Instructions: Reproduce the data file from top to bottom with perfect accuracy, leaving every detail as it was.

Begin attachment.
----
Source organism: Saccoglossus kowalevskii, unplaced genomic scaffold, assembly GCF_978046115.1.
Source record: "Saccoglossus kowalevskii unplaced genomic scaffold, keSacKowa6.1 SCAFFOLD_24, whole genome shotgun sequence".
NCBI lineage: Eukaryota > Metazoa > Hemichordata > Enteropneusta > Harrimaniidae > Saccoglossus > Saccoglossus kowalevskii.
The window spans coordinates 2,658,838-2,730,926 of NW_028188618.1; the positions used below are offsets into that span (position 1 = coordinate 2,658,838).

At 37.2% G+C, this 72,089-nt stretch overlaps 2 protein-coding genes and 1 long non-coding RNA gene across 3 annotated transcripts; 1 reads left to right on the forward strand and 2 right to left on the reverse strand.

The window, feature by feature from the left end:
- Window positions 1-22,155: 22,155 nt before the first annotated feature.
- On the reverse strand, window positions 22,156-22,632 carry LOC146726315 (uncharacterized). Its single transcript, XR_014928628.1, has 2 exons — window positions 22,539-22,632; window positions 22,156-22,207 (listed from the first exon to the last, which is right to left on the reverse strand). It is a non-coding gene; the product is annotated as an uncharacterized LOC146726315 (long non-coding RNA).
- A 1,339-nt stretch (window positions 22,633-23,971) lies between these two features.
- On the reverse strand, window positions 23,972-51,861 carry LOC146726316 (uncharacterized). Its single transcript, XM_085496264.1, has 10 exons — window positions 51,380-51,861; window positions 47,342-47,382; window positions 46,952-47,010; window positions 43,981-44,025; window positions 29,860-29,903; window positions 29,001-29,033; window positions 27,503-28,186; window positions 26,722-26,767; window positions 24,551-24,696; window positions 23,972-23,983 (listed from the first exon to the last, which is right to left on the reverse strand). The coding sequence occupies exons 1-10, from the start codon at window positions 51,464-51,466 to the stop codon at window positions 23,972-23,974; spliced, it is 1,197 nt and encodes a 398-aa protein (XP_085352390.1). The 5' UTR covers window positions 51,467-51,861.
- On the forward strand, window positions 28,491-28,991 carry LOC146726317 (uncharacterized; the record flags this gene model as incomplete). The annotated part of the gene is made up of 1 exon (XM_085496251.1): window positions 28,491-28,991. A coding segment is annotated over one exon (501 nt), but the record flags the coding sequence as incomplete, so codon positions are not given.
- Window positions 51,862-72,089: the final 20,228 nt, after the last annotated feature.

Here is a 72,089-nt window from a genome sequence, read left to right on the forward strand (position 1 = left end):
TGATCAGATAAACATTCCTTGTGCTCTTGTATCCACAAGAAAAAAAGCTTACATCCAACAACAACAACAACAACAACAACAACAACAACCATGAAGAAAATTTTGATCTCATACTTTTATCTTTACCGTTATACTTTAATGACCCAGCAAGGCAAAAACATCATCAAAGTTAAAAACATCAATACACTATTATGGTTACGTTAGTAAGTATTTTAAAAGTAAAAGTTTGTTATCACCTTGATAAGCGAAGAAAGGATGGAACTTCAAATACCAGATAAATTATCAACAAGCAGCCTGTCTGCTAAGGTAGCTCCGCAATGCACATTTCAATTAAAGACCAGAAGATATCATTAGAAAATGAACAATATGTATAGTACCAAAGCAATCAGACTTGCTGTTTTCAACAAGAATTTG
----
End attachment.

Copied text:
Source organism: Saccoglossus kowalevskii, unplaced genomic scaffold, assembly GCF_978046115.1.
Source record: "Saccoglossus kowalevskii unplaced genomic scaffold, keSacKowa6.1 SCAFFOLD_24, whole genome shotgun sequence".
NCBI lineage: Eukaryota > Metazoa > Hemichordata > Enteropneusta > Harrimaniidae > Saccoglossus > Saccoglossus kowalevskii.
The window spans coordinates 2,658,838-2,730,926 of NW_028188618.1; the positions used below are offsets into that span (position 1 = coordinate 2,658,838).

At 37.2% G+C, this 72,089-nt stretch overlaps 2 protein-coding genes and 1 long non-coding RNA gene across 3 annotated transcripts; 1 reads left to right on the forward strand and 2 right to left on the reverse strand.

The window, feature by feature from the left end:
- Window positions 1-22,155: 22,155 nt before the first annotated feature.
- On the reverse strand, window positions 22,156-22,632 carry LOC146726315 (uncharacterized). Its single transcript, XR_014928628.1, has 2 exons — window positions 22,539-22,632; window positions 22,156-22,207 (listed from the first exon to the last, which is right to left on the reverse strand). It is a non-coding gene; the product is annotated as an uncharacterized LOC146726315 (long non-coding RNA).
- A 1,339-nt stretch (window positions 22,633-23,971) lies between these two features.
- On the reverse strand, window positions 23,972-51,861 carry LOC146726316 (uncharacterized). Its single transcript, XM_085496264.1, has 10 exons — window positions 51,380-51,861; window positions 47,342-47,382; window positions 46,952-47,010; window positions 43,981-44,025; window positions 29,860-29,903; window positions 29,001-29,033; window positions 27,503-28,186; window positions 26,722-26,767; window positions 24,551-24,696; window positions 23,972-23,983 (listed from the first exon to the last, which is right to left on the reverse strand). The coding sequence occupies exons 1-10, from the start codon at window positions 51,464-51,466 to the stop codon at window positions 23,972-23,974; spliced, it is 1,197 nt and encodes a 398-aa protein (XP_085352390.1). The 5' UTR covers window positions 51,467-51,861.
- On the forward strand, window positions 28,491-28,991 carry LOC146726317 (uncharacterized; the record flags this gene model as incomplete). The annotated part of the gene is made up of 1 exon (XM_085496251.1): window positions 28,491-28,991. A coding segment is annotated over one exon (501 nt), but the record flags the coding sequence as incomplete, so codon positions are not given.
- Window positions 51,862-72,089: the final 20,228 nt, after the last annotated feature.

Here is a 72,089-nt window from a genome sequence, read left to right on the forward strand (position 1 = left end):
TGATCAGATAAACATTCCTTGTGCTCTTGTATCCACAAGAAAAAAAGCTTACATCCAACAACAACAACAACAACAACAACAACAACAACCATGAAGAAAATTTTGATCTCATACTTTTATCTTTACCGTTATACTTTAATGACCCAGCAAGGCAAAAACATCATCAAAGTTAAAAACATCAATACACTATTATGGTTACGTTAGTAAGTATTTTAAAAGTAAAAGTTTGTTATCACCTTGATAAGCGAAGAAAGGATGGAACTTCAAATACCAGATAAATTATCAACAAGCAGCCTGTCTGCTAAGGTAGCTCCGCAATGCACATTTCAATTAAAGACCAGAAGATATCATTAGAAAATGAACAATATGTATAGTACCAAAGCAATCAGACTTGCTGTTTTCAACAAGAATTTG